Be prepared with shelf-stable mealsBy: Suzy Fleming Leonard, Florida Today, 2:08 p.m. EST November 12, 2015
Once an Eagle Scout, always an Eagle Scout, says David Treffer.
A few decades separate Treffer and his scouting days; he earned that impressive rank in 1972 in St. Simons Island, Georgia. But he still believes in the Boy Scout motto: Be Prepared, so much so, he's made it his line of work.
As new business development manager for Chef 5 Minute Meals, the Rockledge resident travels the country spreading the word about his company's shelf-stable products.
Which is how I ended up spending a recent lunch hour at the picnic pavilion in Larry L. Schultz Park in Rockledge for a taste-test.
You know those frozen dinners you buy in the grocery store? Chef 5 Minute Meals are like that, only they don't need to be frozen, and you don't need a microwave to heat them up.
Treffer isn't a prepper, someone who hoards away rooms filled with supplies in anticipation of Doomsday. But everyone should be able to take care of themselves and their family for 24 to 72 hours, he says.
"I like to encourage people to adopt the pioneer spirit," he says, comparing the minivan to a modern-day Conestoga wagon.
When he travels, Treffer always buys a case of water to keep in the car with him, "just in case."
Chances are, you won't get stuck on the interstate and need it. But things happen: heavy rains, crashes, wildfire.
He chuckles and admits he's returned many a rental car with a case of water in the trunk.
He also keeps a Chef 5 Minute Meal on hand.
The basic meals come in beef chili, chicken pasta parmesan, chicken cacciatore, vegetable lasagna, spaghetti and meatballs, beef stroganoff and beef stew. There's also a three-cheese omelet with beef chili and beans.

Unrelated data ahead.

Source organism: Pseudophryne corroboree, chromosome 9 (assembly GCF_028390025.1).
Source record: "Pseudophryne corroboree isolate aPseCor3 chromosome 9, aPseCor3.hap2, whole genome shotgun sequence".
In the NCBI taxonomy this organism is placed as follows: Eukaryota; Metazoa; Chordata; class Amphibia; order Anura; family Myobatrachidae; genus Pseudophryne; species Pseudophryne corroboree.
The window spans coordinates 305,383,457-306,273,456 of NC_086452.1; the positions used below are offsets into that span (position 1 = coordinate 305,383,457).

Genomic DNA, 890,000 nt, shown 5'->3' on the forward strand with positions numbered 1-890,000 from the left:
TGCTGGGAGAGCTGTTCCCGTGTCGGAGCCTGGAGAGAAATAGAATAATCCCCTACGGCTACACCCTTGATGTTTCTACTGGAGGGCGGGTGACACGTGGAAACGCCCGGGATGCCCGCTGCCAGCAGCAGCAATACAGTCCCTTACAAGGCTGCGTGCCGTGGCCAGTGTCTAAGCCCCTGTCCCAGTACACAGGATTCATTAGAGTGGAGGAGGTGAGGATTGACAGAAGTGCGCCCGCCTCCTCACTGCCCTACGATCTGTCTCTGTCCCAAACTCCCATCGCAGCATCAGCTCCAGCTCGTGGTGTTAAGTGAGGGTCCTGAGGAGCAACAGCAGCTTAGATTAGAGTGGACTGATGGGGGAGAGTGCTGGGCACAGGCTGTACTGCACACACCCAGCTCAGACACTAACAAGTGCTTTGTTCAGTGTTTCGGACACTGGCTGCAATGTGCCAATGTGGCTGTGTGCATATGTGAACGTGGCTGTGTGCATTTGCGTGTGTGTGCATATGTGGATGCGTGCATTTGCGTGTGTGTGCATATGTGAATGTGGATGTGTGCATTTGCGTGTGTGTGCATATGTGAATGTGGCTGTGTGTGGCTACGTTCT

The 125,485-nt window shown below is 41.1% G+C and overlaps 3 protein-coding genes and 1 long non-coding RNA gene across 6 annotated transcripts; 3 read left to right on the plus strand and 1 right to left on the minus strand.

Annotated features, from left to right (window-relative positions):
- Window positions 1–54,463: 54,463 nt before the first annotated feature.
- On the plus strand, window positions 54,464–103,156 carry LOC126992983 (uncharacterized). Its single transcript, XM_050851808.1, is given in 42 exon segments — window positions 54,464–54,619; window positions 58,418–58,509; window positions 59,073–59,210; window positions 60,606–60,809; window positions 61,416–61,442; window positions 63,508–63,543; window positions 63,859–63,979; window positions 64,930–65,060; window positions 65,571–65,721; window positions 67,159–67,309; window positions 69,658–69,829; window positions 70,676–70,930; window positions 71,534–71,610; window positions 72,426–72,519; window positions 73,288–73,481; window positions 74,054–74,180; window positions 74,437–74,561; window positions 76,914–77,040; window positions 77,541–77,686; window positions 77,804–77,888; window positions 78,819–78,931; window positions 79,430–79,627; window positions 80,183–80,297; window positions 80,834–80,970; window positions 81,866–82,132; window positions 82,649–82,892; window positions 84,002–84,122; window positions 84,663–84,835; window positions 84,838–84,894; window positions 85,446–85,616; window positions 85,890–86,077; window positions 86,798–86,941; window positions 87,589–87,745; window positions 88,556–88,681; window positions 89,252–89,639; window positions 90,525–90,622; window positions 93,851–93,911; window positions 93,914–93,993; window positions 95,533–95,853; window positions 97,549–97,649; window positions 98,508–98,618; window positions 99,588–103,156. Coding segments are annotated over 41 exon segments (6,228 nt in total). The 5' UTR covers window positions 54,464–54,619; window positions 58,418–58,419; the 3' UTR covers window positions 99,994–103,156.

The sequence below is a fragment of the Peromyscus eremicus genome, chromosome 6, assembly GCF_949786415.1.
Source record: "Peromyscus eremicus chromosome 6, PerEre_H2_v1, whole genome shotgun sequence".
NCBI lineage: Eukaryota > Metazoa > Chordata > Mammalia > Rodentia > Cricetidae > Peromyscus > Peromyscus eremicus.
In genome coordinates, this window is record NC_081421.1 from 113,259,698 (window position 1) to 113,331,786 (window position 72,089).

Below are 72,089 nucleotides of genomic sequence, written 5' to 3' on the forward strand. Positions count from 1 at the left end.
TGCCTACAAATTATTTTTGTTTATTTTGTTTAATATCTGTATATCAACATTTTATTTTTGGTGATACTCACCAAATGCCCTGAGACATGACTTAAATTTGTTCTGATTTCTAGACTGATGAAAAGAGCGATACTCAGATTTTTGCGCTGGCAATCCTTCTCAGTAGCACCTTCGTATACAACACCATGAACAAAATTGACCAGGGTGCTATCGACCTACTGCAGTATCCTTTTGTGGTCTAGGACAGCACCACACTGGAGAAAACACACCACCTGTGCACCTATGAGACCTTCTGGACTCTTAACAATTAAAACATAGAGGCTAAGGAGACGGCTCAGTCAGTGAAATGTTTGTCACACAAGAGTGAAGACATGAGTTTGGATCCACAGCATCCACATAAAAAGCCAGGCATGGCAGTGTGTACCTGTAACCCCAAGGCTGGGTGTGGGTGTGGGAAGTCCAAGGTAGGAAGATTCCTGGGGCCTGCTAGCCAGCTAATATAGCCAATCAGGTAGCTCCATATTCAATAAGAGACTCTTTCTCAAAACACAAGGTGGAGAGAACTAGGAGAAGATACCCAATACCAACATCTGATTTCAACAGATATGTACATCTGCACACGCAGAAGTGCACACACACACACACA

The company recently added kosher and halal meals to its menu. Backpack friendly versions in pouches instead of boxes also are available.
Treffer gave me a quick demonstration of how the basic meals work.
Inside each box is a magnesium plate and a bag of saltwater.
"Like a science experiment," he says.
Pour the saltwater into a tray with the plate, slosh it around a bit, then place the sealed meal upside down in the tray. Slide the whole thing back into the box and seal it.
After about two minutes, steam puffs out the ends of the box. In five minutes, we had a warm, hearty meal of beef chili.
Is this something I'd want to eat on a regular basis? Probably not, though I'd put it up there with most of the frozen meals I fall back on for a quick lunch. And Chef 5 Minute Meals have a five-year shelf life.
The company, which is based in Piney Flats, Tennessee, sells much of its inventory to governmental emergency management agencies. But Chef 5 Minute Meals are available online at disasterfoodsupplies.com for $6.99 a meal.
We got lucky during this year's hurricane season. Still, it wouldn't hurt to emulate a Boy Scout and be prepared for next year. Just in case.
Contact Leonard at firstname.lastname@example.org. Follow her on Twitter @SuzyLeonard or on Facebook /SuzyFlemingLeonard
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